Around one in four Australians are now working from home due to the coronavirus outbreak. For many of us, this means an extra hour of sleep each day and the freedom to check work emails in our pyjamas.
But arguably, the most important perk to working remotely is the ability to claim relevant expenses at tax time. That extra monitor or office chair you purchased for your home office set-up? Tax-deductible. Your additional broadband or mobile usage while working from home? Also tax-deductible.
Although June 30 is still a while off, it’s important to keep tabs on your expenses and monitor your broadband and electricity usage so you can be reimbursed. Below are the details on what you can claim and how to get started.
Home office expenses
Many of us have had to purchase extra office equipment to set up for the long haul, with Officeworks reporting a spike in sales across products like monitors, printers and standing desks.
Below is a list of eligible expenses that you can claim while working from home:
- Home office equipment. This includes things like printers, telephones, computers and furniture. You can claim for the full cost of the item (up to $300) or the decline in value for items worth more than $300.
- Energy and Internet bills. You can claim a portion of your electricity bills for heating, cooling and lighting costs, along with Internet and mobile usage.
- Repair costs. This includes repairs to home office furniture and fittings.
- Cleaning costs. You may be able to claim for cleaning expenses if you can show proof that they relate to your office space.
Internet and mobile bills
As long as you’ve been using your home Internet and mobile for work-related purposes, you’re eligible to claim a portion of your usage back on tax.
For your Internet usage, you’ll need to estimate what percentage is used for work purposes. For instance, you might decide this figure is around 20%.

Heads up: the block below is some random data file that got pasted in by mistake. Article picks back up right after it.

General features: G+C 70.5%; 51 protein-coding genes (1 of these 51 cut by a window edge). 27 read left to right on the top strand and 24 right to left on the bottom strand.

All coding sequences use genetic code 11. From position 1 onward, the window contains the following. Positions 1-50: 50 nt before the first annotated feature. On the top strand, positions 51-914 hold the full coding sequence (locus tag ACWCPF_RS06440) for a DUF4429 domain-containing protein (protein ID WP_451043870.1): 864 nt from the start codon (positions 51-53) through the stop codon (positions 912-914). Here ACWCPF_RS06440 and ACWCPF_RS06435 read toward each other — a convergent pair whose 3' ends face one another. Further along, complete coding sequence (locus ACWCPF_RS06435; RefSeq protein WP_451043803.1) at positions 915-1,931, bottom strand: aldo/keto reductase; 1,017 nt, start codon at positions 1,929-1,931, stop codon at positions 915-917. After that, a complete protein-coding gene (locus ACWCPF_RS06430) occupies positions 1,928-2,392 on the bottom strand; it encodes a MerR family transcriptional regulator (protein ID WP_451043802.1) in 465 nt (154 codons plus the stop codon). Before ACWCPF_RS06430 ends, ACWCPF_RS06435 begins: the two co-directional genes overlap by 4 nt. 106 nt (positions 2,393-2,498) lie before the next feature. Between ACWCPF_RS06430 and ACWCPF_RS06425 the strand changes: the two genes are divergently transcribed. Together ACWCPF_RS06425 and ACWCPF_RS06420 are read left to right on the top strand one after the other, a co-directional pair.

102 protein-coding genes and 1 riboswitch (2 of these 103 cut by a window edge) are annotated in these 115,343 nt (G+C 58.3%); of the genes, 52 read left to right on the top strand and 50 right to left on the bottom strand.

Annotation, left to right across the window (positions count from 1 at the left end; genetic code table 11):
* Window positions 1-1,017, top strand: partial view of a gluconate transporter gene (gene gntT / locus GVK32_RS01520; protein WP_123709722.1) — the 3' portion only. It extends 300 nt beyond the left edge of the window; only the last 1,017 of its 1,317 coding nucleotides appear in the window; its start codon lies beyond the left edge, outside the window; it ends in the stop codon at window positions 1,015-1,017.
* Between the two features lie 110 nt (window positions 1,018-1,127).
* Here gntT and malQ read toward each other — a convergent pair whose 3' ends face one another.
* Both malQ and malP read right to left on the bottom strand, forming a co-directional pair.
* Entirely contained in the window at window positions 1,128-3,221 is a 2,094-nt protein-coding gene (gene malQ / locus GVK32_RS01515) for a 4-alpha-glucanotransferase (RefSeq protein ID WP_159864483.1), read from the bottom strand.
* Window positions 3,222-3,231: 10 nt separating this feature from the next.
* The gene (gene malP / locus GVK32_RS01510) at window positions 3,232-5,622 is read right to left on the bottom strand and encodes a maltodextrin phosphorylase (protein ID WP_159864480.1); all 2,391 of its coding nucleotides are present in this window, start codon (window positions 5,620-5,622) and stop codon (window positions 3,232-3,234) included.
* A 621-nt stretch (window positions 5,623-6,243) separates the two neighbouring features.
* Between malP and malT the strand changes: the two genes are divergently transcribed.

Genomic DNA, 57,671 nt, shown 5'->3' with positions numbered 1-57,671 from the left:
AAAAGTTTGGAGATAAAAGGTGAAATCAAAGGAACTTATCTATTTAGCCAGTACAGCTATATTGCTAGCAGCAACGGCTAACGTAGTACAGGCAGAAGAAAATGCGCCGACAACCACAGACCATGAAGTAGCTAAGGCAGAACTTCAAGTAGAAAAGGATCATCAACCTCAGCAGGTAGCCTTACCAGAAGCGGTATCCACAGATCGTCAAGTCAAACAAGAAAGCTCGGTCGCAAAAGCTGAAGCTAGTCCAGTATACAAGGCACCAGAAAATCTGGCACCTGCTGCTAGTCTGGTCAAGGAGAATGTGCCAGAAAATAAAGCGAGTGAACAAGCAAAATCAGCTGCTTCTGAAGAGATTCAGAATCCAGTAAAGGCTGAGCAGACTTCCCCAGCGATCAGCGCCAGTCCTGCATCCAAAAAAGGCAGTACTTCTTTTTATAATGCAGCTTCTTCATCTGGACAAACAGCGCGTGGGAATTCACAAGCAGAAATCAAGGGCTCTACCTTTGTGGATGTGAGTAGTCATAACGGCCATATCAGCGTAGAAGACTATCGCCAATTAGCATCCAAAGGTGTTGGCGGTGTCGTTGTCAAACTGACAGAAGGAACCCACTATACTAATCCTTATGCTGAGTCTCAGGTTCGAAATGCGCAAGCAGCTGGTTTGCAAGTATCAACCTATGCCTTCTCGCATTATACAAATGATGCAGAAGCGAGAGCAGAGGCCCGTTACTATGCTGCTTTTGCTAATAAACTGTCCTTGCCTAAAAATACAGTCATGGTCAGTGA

From here, calculate 20% of your monthly Internet bill. Multiply this amount by 12 to give you a figure for the year, or by the number of months that you’ve been working from home. This is the amount you’ll be eligible to claim. You can also check through an online data usage calculator.
Claiming for your mobile usage is similar. Work out what percentage of your phone calls and data are used for work (for instance 40%). Repeat the calculation process like you would for your Internet usage.
Remember, you can only claim a tax deduction for the portion of bills relating to work, not personal use. You’ll need to provide proof of your calculations to the Australian Tax Office (ATO) and fines may apply if you can’t provide adequate evidence.
With this in mind, it’s a good idea to keep records of your phone and Internet bills or log your usage times in a notebook in case your tax return is audited.
80 cents per hour shortcut method: A new way to claim
Due to increased numbers of people working from home due to coronavirus, the ATO has introduced a shortcut to simplify the claiming process. As part of this process, remote workers can claim 80 cents per working hour for all their work-related running costs between March 1 and June 30.
To be eligible to claim this way, you need to meet the following criteria:
- You’re working at home because of coronavirus. If you’ve still been going to the office, you don’t qualify (unless you’ve been working partial hours from home as well).
- You had to foot the bill for these costs yourself, and you haven’t been reimbursed by your employer.
- You’ve kept a record of the hours you’ve worked. This can include payslips, a diary log, timesheets, etc.
What about expenses you can’t claim?
If you’re working from home due to coronavirus, you won’t be able to claim on your mortgage payments, rent or council rates.
You can also forget about claiming for the cost of coffee, milk, tea and other general household items your employer may have provided you with at work– that packet of Tim Tams is coming from your own pocket!
Women Love Tech would like to thank Bessie Hassan for her article.